Timely onset of monsoon and availability of extra farm hand have seen farmers in Maharashtra racing ahead with their sowing operations. As of June 18, Maharashtra has reported 60.56 lakh hectares of sowing, compared to the 39,176 hectares of sowing at this time last year.
By June 14, almost all of Maharashtra was covered by the monsoon, with drought-prone Marathwada and Vidarbha regions reporting its onset even earlier. The state has already received 178 mm of rainfall, as against the 166.1 mm it normally receives by this time of the year.
Last year, Maharashtra had received just 65.8 mm of rains by June 18 but this year, barring Konkan, all other regions in the state have received more than their normal share of rainfall. Good rains have propelled farmers to accelerate sowing activities.
Soyabean, cotton and bajra, cultivated mostly by farmers in Marathwada and Vidarbha regions, have been the most-sown crops this year. The state has reported 23.77 lakh hectares of cotton sowing, which is almost 57 per cent of its normal 41.78 lakh hectares acreage. Soyabean has been sown across 18.75 lakh hectares and maize has been sown across 4.23 lakh hectares.
Among pulses, urad (Vigna mundo) has been the most cultivated, thanks to its current high prices in wholesale markets. Farmers have sown urad over 9.70 lakh hectares, far higher than the 3.59 lakh hectares it is normally grown on.
While timely rain has helped farmers move ahead with sowing operations full throttle, the easy availability of labour has also been a major contributing factor. Since the lockdown began, many migrant labourers, especially those from Marathwada region, have returned to their villages from other states or other districts in Maharashtra.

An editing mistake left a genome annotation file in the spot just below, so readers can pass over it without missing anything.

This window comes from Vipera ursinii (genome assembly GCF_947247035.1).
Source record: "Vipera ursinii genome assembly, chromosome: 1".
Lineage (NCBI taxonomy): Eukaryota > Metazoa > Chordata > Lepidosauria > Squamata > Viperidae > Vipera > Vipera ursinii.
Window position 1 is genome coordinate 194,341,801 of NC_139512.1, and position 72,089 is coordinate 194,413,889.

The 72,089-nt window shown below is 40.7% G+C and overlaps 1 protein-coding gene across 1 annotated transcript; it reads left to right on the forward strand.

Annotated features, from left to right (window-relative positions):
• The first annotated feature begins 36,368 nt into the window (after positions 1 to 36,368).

As work and fear of coronavirus infection stops them from returning to urban centres again to look for work, many have taken to assisting in the sowing operations. Confirming this trend, Vilas Uphade, from the village of Takli Badrapur in Latur district, said availability of extra labour and good rains have accelerated the sowing process.
In Beed, activist Ashok Tangde of the Jagar Pratishthan found during a survey that thousands of labourers are headed back to Mumbai or Pune. “These workers who came from the big city back to the villages are often unable to do farm labour, they have picked up some skill sets in the industries where they work. But overall, the number of workers available in the rural parts most certainly outstripped the numbers needed for the farming season, so labour compensation has fallen,” Tangde told The Indian Express. He said Beed, which is home to more than 8 lakh sugarcane harvest labourers who migrate every year for work, anyway has a labour surplus problem, exacerbated by the lockdown and the reverse migration.
The easy availability of labour, however, has seen wages fall, with women farm labourers most affected by it.
In Nashik district, farmers’ leader Hansraj Wadghule Patil said labourer wages have been low since the lockdown began, and people began to return to villages. “Men are getting paid Rs 250 per day instead of Rs 300 earlier, and women’s wages are down to Rs 150 or Rs 175,” said the former president of the Shetkari Sangharsh Sanghatana.
At the age of 65, Asrabai Walkunde still works in the fields along with the rest of her family, including her husband Bhausaheb, their two sons and daughters-in-law. Though they own about 1.5 acres of land, they need to work to supplement the income from cultivating the unirrigated land. Residents of Kharegaon village in Georai, Beed, the Walkundes are now a labourer family. “Women are getting paid only Rs 100 per day now,” Asrabai said. “It used to be Rs 200 in good times, but now even the Rs 100-per-day work is often not available at all. There seems to be more people and less work.”
“In a village in Wadwani taluka, about 40 women approached the talathi last week asking for work — there is no work available on farms there. After we intervened and taught them how to seek work through the correct application form, they still haven’t received any work,” Tangde said.
With not enough farm work available and when available, too poorly paid, men and women are both continuing to look for work under the job guarantee scheme.
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